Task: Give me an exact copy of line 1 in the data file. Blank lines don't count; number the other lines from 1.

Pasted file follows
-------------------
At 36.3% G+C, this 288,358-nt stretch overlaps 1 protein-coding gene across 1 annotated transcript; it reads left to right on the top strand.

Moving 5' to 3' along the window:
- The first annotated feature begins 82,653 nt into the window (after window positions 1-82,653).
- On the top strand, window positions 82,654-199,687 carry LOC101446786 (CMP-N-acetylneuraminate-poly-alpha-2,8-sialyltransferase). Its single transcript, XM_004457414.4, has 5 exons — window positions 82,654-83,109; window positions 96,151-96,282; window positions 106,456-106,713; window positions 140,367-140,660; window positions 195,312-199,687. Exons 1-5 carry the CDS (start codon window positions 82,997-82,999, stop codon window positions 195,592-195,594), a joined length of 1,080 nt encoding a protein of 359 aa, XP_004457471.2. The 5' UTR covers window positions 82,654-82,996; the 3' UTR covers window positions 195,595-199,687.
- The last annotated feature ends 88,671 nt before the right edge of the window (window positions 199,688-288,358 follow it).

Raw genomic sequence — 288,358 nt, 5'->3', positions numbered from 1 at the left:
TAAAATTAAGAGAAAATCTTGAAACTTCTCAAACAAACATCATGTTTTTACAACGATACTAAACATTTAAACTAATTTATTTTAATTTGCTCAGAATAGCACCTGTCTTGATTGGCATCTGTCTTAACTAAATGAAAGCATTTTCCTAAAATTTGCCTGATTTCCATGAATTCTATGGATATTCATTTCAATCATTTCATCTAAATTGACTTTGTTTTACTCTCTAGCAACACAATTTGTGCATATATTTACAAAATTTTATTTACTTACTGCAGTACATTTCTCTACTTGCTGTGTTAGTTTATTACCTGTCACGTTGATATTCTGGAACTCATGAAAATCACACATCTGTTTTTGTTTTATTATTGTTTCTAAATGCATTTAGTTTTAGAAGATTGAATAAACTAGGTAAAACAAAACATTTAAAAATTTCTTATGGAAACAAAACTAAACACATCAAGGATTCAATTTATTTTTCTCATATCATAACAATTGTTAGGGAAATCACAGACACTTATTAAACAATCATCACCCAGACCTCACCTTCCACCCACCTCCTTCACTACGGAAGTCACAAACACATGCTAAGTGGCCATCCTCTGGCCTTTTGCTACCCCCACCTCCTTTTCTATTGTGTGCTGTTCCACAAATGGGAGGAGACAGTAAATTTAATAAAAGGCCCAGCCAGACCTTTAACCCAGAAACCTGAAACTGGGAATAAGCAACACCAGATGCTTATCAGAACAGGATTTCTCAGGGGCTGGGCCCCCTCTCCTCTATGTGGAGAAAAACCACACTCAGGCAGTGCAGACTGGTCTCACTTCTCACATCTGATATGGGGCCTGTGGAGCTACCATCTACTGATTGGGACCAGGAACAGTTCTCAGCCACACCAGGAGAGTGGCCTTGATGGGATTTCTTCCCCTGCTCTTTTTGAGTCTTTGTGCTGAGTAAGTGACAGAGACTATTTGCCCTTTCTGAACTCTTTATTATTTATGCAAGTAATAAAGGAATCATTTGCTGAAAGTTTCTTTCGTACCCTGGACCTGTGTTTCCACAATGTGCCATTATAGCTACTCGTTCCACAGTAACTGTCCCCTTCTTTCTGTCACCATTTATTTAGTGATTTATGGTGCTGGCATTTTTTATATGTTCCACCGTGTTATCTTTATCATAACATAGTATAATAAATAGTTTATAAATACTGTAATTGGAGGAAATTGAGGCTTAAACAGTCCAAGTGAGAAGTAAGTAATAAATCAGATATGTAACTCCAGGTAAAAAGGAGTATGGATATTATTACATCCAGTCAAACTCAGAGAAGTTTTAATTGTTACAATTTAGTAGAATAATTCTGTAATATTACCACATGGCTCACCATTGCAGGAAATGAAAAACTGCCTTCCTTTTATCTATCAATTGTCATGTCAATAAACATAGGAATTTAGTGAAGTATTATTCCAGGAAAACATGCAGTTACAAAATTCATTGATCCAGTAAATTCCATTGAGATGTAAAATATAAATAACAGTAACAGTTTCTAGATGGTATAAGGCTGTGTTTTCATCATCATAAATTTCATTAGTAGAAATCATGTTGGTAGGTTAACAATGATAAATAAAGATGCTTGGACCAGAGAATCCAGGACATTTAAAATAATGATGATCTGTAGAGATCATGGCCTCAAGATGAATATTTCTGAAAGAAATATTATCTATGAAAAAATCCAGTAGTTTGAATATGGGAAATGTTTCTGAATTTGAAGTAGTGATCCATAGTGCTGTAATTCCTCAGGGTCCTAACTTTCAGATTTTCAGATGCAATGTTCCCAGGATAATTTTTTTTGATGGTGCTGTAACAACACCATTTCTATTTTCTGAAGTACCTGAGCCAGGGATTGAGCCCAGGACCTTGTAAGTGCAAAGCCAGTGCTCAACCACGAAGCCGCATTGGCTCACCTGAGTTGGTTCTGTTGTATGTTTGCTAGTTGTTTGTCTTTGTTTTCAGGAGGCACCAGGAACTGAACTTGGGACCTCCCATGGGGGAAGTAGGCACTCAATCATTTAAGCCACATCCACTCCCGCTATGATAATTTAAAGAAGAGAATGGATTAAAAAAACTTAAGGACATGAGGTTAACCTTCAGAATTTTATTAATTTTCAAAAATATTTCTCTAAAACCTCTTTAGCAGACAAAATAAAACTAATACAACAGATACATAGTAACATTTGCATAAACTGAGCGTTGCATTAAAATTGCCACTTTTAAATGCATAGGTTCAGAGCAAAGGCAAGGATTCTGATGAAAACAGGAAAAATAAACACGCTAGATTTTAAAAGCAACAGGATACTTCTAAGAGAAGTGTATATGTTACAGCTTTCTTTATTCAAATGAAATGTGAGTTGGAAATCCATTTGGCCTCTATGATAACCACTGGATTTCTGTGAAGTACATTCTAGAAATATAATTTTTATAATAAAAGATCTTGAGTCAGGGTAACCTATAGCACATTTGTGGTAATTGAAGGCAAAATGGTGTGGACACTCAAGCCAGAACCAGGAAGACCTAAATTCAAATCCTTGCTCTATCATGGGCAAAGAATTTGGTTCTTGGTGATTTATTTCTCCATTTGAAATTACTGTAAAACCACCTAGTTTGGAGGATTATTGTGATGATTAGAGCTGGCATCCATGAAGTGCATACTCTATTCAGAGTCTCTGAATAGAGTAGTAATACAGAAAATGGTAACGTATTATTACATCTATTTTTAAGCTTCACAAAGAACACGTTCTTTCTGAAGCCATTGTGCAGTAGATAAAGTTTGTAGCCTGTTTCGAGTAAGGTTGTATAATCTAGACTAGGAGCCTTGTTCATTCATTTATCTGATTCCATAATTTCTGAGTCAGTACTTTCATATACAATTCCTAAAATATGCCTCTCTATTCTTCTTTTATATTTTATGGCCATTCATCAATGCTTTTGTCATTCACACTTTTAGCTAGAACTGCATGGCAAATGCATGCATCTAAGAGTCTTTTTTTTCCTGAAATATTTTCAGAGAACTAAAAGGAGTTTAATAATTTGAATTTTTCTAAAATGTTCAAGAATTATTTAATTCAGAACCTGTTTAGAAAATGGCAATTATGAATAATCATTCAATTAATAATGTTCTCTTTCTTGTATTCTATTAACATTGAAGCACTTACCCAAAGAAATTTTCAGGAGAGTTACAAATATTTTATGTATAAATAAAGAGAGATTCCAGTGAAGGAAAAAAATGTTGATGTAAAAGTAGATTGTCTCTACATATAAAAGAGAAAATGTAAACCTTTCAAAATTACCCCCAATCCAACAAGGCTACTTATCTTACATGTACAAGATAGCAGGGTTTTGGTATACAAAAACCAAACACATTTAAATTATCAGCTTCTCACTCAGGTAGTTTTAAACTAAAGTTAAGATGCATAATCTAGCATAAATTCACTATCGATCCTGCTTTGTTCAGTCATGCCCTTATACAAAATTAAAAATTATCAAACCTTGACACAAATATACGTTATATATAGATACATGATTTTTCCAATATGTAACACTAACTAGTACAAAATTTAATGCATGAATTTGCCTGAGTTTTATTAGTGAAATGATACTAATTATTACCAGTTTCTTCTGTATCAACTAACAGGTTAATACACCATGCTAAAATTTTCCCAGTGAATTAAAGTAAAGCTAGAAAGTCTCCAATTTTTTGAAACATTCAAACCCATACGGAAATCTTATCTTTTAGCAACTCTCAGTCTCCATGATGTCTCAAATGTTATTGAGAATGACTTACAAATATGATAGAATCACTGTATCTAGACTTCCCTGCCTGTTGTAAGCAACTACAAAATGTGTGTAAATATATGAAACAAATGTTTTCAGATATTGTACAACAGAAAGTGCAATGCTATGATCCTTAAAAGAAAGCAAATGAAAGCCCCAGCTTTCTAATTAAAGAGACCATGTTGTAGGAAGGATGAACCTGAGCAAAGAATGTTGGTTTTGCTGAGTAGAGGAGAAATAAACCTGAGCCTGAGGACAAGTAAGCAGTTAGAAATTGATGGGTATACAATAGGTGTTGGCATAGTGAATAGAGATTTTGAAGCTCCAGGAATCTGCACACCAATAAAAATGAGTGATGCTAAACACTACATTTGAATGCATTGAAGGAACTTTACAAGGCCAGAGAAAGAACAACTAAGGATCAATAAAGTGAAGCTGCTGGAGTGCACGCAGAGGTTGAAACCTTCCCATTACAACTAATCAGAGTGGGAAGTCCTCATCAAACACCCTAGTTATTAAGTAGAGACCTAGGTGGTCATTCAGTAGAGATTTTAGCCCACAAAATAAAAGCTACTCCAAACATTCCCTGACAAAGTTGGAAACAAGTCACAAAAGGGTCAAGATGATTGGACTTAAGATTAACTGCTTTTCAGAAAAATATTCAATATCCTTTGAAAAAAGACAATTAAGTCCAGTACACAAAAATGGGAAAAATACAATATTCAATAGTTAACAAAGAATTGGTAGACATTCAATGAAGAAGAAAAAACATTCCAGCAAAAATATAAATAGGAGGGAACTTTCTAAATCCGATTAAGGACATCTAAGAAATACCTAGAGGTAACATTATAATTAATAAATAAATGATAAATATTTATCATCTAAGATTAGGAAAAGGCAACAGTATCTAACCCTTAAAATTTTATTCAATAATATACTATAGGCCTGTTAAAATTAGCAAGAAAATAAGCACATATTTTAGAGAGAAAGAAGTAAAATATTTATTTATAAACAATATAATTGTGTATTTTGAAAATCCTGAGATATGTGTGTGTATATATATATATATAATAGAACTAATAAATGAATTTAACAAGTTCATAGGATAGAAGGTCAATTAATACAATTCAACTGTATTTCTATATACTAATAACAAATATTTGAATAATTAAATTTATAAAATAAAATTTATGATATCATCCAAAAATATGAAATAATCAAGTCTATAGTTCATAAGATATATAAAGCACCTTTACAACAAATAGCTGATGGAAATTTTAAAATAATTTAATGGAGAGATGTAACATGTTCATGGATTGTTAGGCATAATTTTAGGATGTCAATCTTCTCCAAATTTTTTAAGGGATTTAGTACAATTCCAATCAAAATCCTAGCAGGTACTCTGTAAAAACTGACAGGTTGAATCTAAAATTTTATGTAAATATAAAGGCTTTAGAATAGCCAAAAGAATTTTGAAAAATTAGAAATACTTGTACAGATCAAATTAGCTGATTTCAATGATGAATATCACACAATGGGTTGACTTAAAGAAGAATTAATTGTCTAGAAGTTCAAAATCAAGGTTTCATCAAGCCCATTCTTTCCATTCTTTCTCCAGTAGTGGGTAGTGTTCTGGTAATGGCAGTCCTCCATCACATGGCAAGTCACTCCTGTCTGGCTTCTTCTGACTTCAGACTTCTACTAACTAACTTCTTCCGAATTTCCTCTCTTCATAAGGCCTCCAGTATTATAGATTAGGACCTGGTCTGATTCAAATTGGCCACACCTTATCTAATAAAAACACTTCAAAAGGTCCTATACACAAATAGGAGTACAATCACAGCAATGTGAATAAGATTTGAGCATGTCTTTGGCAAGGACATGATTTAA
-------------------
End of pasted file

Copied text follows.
At 36.3% G+C, this 288,358-nt stretch overlaps 1 protein-coding gene across 1 annotated transcript; it reads left to right on the top strand.